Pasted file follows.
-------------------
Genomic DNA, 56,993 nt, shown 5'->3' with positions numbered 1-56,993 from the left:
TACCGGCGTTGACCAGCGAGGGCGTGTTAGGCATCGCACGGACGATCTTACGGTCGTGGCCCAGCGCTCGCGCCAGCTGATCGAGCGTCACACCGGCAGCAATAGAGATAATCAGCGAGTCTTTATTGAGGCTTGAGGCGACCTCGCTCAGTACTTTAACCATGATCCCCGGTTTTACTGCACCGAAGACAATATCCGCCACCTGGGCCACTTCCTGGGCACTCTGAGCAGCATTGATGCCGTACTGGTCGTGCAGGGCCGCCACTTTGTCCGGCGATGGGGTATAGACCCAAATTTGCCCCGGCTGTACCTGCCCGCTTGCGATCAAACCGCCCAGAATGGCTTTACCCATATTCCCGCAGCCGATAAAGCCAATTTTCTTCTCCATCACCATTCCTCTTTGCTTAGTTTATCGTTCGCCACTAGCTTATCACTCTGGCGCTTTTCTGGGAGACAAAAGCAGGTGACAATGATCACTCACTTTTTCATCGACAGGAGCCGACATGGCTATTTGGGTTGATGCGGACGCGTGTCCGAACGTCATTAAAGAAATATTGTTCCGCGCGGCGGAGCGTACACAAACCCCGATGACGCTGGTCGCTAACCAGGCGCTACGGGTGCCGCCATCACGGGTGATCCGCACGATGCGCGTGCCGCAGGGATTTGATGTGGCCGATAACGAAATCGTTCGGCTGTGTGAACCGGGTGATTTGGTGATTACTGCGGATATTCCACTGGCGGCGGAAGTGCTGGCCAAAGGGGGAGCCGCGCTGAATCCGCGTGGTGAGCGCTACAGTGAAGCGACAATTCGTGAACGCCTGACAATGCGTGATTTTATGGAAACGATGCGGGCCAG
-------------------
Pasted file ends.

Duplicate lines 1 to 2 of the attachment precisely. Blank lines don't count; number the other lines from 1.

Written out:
Genomic DNA, 56,993 nt, shown 5'->3' with positions numbered 1-56,993 from the left:
TACCGGCGTTGACCAGCGAGGGCGTGTTAGGCATCGCACGGACGATCTTACGGTCGTGGCCCAGCGCTCGCGCCAGCTGATCGAGCGTCACACCGGCAGCAATAGAGATAATCAGCGAGTCTTTATTGAGGCTTGAGGCGACCTCGCTCAGTACTTTAACCATGATCCCCGGTTTTACTGCACCGAAGACAATATCCGCCACCTGGGCCACTTCCTGGGCACTCTGAGCAGCATTGATGCCGTACTGGTCGTGCAGGGCCGCCACTTTGTCCGGCGATGGGGTATAGACCCAAATTTGCCCCGGCTGTACCTGCCCGCTTGCGATCAAACCGCCCAGAATGGCTTTACCCATATTCCCGCAGCCGATAAAGCCAATTTTCTTCTCCATCACCATTCCTCTTTGCTTAGTTTATCGTTCGCCACTAGCTTATCACTCTGGCGCTTTTCTGGGAGACAAAAGCAGGTGACAATGATCACTCACTTTTTCATCGACAGGAGCCGACATGGCTATTTGGGTTGATGCGGACGCGTGTCCGAACGTCATTAAAGAAATATTGTTCCGCGCGGCGGAGCGTACACAAACCCCGATGACGCTGGTCGCTAACCAGGCGCTACGGGTGCCGCCATCACGGGTGATCCGCACGATGCGCGTGCCGCAGGGATTTGATGTGGCCGATAACGAAATCGTTCGGCTGTGTGAACCGGGTGATTTGGTGATTACTGCGGATATTCCACTGGCGGCGGAAGTGCTGGCCAAAGGGGGAGCCGCGCTGAATCCGCGTGGTGAGCGCTACAGTGAAGCGACAATTCGTGAACGCCTGACAATGCGTGATTTTATGGAAACGATGCGGGCCAG